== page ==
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« Confidence, the Economy, and the Fed Balance Sheet | Main | Some Promising Signs for the Economy and the Equity Market »

July 16, 2009


Mike C


I appreciate the response, but I think you missed my point given your response. The issue really isn't the particulars of Doug's calls or predictions. The issue is Doug a source of "right information"?

You say:

We also again note that we find Doug's work extremely valuable, by itself worth the subscription to RealMoney Silver.

I guess my point is that finding the "right information" is to some extent in the eyes of the beholder.

I think the real challenge for individual investors is making sure they are exposed to a variety of views, and then ultimately taking responsibility for whatever decision they make and not blaming it on listening to the "wrong" information or pundit.


Mike -- You can make a successful market call without having a lot of details about the reasons. There were many calling bottoms, and Doug got it right.

Making many economic predictions is not so easy. He is also very specific about timing. Doug has been much better on market predictions than he has been on the economy and the consumer.

More generally, no one knows how this is going to play out. Why make multi-year predictions?

But he certainly could be right about a trading range.


Mike C


In the past (if I recall correctly), you have cited Doug Kass, and I think generally held him up as a "pundit" worth listening to. I believe you referenced his March 666 bottom call which no doubt was a GREAT CALL.

So I'm curious if you have any thoughts on this piece, and his arguments in this piece:

Is this an example of the "right information" for investors to listen to and act on? :)


muckdog -- nice to see you back in action.

The marketing of financial media depends upon creating the impression that the viewer can get rich by watching or reading. Should we be surprised that this distorts the "track record?"

You are right on target.

Please don't provoke me on the Austrian school. Some of the work is excellent and helpful, not unlike what I did in my scholar days. There are a lot of people who have a viewpoint who have latched onto this "credential" since they can use words instead of data. Some of them get on TV all of the time. I actually edited out a lot of comment on this because it was too far from the main point of the article.

As usual, you are right on target.



Mike C -- Well you are absolutely right. If "debase" is in the message, you know what you are going to see!! LOL

There are plenty of professionals with this opinion. I am not going to do a critique of one person, and I know you do not expect that.

As to being a devil's advocate, I suggest that many more people are listening to this sort of advice than those who are buying stocks.

Here is a question for you: How do you think these debt issues will be resolved?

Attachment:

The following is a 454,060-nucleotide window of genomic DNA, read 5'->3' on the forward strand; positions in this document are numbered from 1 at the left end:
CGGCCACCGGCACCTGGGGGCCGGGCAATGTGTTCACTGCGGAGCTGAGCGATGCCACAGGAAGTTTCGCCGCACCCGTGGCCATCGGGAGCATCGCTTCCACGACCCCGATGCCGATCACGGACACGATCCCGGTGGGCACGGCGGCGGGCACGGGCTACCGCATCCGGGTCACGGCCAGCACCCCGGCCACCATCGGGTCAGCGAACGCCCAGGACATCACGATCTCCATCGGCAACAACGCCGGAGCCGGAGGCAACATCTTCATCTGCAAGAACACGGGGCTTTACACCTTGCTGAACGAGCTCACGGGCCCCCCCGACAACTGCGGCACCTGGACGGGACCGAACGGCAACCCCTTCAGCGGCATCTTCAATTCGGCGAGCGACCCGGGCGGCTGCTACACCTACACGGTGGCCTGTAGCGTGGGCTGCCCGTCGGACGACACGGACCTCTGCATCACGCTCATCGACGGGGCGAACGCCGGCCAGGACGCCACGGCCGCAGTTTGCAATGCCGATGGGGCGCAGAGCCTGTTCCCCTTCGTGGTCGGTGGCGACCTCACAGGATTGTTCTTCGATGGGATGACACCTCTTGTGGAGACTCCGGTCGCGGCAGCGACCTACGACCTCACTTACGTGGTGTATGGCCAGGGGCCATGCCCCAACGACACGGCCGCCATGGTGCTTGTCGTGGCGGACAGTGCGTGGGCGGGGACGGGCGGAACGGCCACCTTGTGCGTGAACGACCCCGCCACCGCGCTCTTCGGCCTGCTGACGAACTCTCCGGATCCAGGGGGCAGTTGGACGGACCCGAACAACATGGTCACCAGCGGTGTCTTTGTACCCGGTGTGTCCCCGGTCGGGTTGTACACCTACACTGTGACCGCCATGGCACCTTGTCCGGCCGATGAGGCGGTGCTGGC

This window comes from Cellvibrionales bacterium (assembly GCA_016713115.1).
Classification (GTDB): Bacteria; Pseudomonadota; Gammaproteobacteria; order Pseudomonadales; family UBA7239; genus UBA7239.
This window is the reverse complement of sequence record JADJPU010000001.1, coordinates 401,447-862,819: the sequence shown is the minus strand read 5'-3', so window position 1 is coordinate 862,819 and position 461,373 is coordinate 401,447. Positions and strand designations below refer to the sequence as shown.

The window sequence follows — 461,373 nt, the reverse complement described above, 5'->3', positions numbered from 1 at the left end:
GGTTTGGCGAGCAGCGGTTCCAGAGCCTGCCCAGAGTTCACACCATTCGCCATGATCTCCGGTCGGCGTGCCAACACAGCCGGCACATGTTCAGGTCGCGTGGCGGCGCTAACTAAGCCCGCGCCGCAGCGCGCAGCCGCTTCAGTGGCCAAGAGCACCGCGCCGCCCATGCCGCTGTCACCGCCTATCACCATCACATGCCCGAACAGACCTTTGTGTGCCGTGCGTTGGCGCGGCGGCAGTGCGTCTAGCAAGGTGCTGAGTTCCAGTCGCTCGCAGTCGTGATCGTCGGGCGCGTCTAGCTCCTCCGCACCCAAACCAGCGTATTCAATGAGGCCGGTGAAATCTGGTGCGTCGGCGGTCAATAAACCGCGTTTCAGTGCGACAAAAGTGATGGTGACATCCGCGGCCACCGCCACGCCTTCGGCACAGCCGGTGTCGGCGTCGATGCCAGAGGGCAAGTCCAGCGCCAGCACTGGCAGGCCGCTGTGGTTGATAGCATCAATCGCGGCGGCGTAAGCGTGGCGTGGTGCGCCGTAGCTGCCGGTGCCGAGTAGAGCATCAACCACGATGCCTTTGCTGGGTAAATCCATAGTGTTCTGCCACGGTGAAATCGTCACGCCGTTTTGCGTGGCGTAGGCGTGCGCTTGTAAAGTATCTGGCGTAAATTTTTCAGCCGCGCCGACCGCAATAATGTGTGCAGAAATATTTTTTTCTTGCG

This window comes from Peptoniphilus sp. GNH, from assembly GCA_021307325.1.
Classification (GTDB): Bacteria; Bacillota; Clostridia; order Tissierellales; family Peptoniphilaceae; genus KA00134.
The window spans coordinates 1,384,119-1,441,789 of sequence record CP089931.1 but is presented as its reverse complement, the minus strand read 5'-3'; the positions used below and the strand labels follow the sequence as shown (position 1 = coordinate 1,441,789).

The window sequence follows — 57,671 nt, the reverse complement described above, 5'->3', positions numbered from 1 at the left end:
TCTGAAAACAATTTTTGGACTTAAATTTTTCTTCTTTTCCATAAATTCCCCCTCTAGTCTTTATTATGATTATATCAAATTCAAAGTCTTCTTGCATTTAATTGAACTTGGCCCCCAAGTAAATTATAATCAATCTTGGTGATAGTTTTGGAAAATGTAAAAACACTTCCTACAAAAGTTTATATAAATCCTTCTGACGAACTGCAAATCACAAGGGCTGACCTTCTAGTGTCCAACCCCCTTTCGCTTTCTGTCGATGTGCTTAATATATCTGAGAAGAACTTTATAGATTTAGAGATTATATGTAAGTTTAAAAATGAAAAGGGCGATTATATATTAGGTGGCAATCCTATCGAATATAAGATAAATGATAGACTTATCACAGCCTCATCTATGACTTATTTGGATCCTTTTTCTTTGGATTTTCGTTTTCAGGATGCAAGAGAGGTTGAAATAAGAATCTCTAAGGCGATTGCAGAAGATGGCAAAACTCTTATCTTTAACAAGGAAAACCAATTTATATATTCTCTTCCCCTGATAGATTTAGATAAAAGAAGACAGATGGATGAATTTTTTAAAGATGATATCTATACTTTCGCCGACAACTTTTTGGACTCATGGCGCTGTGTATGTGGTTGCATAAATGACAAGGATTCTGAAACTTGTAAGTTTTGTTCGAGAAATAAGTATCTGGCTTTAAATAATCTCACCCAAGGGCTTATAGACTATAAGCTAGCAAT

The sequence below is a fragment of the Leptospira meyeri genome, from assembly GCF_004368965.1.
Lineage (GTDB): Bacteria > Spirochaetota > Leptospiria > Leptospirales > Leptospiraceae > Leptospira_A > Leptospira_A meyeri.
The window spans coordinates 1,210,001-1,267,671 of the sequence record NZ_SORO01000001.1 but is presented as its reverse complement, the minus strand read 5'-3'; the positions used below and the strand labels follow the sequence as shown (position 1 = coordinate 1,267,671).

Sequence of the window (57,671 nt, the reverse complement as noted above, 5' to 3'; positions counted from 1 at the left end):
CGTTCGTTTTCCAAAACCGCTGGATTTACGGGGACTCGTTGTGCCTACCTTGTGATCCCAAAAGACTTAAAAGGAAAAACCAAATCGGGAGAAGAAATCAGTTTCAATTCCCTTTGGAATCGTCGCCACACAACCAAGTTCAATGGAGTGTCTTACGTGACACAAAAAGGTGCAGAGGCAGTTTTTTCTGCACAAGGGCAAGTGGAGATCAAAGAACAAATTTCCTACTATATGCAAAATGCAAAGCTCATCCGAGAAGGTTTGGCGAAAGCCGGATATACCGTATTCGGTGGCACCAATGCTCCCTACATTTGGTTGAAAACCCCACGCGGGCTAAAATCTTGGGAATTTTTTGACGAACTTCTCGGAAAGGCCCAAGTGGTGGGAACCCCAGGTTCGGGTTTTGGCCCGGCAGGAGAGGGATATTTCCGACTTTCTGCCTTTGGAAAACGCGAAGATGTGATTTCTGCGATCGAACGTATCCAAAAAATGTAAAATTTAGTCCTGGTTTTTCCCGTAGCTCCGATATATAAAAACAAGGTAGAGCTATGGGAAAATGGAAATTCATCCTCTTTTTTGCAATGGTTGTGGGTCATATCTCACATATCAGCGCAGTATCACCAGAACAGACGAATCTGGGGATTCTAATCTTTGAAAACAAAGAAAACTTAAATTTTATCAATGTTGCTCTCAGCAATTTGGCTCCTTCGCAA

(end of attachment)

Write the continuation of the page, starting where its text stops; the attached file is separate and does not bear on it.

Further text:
If you can answer that, you will know what to buy.

Thanks for taking the time for another useful comment.



Excellent point! Two people with differing time horizons can and should make different decisions.

In these economic articles I am trying to focus on the next six months or so, and a bit of anticipation by the market.

And a great point on how everyone is talking his book --- something to remember.


Mike C

Excellent post. Alot of food for thought.

Now to play devil's advocate. Consider this piece:

This is the CIO of a major investment firm. Not sure this is a market "pundit" pushing an agenda, trying to sell books, etc. but a credentialed professional offering his honest thoughts about the economy and market. Is this "right" information to follow or wrongheaded? Only time will tell

BTW, he uses the word "debase". :)


Which is better, economic theory from the Austrian School or from Austrian Schoolgirls?

You know, Dr. Jeff, I'm watching Fast Money after these 8-days of UP UP UP on the Nasdaq, and they're all acting like they're participating 100% of the way. Of course, if they've been 100% long all-day and all-night, they're participating in everything.

I realize they're always excited on Fast Money. But it's just that everyone gets so bullish with their buy calls AFTER the big run. Same thing over and over again.



Another excellent post :)

I would just add to "Market Pundits" the fact they many are pushing their position. Everyone on CNBC, e.g., is telling you to do what they have already done (at best).

Another bias is time horizon. If we are trying to rebuild our retirement portfolios, and we have 10-25 years until retirement, that is a completely different time horizon than every "pro" in the financial media. They are probably looking out 3 months (if not 3 days). Therefore, if we are in a sideways market or slightly down market for the month, they will be bearish. But if this is a generational buying opportunity, where stocks bought anytime from 3/1/09 to 12/31/09 will return 12-15% per year (looking back 10-25 years from now), then being bearish, or trying to time short term, is a horrible move long term.

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